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Tokyo-based Electric Power Subsidiary partners with AP Solar in 400 MW Texas Solar Project

LCG, August 6, 2020—J-Power USA Development Co, a subsidiary of the Electric Power Development Co. headquartered in Tokyo, has joined a joint venture to develop a 400 MW Texas solar project.

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Texas Solar Project Sold to CIP

LCG, July 31, 2020—An affiliate of Copenhagen Infrastructure Partners has completed purchase of a 350 MW solar photovoltaic project near the Houston metro area from Solar Plus Development Inc. and Avondale Solar.

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Industry News

California PUC Authorizes the Use of Unbundled RECs to Meet RPS Requirements

LCG, March 12, 2010--The California Public Utilities Commission (CPUC) yesterday approved the use of tradable renewable energy credits purchased from renewable energy generators, including those located outside California, for use in the California Renewables Portfolio Standard (RPS) program. Without the new rule, utilities in California appeared unlikely to meet the RPS requirements this year.

California's RPS program requires investor-owned utilities (IOUs), energy service providers, and community choice aggregators to purchase 20 percent of their retail sales from renewable energy sources this year. Previously, utilities were required to procure electricity bundled with renewable energy credits (RECs) from electric generating facilities, like wind farms. With yesterday's decision by the CPUC, utilities can now purchase tradable renewable energy credits (TRECs) separately, i.e., without the energy, from electric generating facilities, including those located outside of California. By accessing this additional market, utilities will be better able to meet the RPS requirement of 20 percent renewables.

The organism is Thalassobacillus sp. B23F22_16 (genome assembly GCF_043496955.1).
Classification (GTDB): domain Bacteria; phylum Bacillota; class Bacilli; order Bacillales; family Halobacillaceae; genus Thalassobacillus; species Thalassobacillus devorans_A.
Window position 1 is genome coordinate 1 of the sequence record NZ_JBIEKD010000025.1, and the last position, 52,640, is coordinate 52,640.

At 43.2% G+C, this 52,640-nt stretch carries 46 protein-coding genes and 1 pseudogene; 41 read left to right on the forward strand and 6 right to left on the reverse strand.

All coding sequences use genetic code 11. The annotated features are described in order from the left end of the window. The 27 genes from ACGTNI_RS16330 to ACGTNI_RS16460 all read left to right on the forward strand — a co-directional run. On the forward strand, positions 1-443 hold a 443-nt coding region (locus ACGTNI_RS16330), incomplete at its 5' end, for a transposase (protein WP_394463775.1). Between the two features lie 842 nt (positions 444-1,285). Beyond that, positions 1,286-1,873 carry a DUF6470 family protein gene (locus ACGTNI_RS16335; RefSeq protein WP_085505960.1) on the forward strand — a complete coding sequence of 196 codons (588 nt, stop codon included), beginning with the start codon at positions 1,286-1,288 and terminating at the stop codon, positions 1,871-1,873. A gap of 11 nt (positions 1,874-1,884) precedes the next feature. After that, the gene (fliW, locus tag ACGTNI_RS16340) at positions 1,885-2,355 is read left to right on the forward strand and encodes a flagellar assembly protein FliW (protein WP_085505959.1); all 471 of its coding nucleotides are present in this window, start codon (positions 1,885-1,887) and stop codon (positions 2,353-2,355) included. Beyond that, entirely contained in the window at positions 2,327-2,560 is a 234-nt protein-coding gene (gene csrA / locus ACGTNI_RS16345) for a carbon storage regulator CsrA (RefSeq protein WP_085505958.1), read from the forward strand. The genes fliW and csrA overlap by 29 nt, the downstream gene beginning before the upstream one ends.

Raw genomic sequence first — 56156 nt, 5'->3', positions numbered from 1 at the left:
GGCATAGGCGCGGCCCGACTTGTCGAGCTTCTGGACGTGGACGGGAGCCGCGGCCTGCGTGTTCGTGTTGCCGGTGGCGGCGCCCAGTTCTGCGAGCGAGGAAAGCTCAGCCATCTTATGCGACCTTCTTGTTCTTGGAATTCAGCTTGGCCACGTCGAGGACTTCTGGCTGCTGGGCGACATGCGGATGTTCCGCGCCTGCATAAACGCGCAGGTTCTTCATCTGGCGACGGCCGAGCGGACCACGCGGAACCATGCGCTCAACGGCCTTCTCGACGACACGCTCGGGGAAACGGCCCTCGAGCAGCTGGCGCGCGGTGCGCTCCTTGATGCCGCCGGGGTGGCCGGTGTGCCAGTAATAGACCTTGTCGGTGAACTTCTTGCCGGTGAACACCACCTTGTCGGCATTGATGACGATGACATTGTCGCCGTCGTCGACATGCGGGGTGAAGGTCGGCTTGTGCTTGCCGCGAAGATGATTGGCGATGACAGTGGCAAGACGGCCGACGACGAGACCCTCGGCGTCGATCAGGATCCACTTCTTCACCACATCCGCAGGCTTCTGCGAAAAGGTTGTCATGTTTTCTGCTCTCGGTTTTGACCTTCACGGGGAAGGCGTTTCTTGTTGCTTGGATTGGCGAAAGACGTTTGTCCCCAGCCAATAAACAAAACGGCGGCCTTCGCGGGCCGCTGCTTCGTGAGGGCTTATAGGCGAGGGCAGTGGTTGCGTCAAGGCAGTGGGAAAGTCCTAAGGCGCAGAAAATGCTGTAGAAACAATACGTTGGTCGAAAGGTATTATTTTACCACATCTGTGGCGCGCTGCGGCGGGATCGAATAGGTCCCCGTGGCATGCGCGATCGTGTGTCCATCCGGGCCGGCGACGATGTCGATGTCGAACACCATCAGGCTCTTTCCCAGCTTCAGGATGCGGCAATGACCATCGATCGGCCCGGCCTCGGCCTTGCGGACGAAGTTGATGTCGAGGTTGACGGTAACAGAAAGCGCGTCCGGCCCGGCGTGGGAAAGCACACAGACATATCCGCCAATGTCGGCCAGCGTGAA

The CPUC President stated, "The essential elements of this framework are intended to support this market well into the future....Although the tradable REC market may be modest in the next two or three years, the market rules put in place in this decision will both allow this new market to develop and provide robust rules as the tradable REC market matures."

The new rules initially limit an IOU to using TRECs for not more than 25 percent of its annual procurement obligation. The limit will expire December 31, 2011, unless the CPUC acts to modify, extend, or terminate the limits prior to that date. The CPUC stated that this cap is intended to allow the CPUC and the market to better understand the implications of REC trading before opening the market to unfettered use of unbundled RECs.

Furthermore, the CPUC stated that, because tradable REC transactions do not require the procuring utility to also purchase the associated energy, they do not clearly lend themselves to the form of reasonableness review that has been used to evaluate bundled transactions. Therefore, in order to protect consumers from potentially excessive payments for tradable RECs in the early stages of the REC market, the framework includes an interim price cap of $50 on RECs used for RPS compliance by investor-owned utilities. Like the usage cap, the price cap will sunset at the end of 2011 unless the CPUC acts to retain or modify it.
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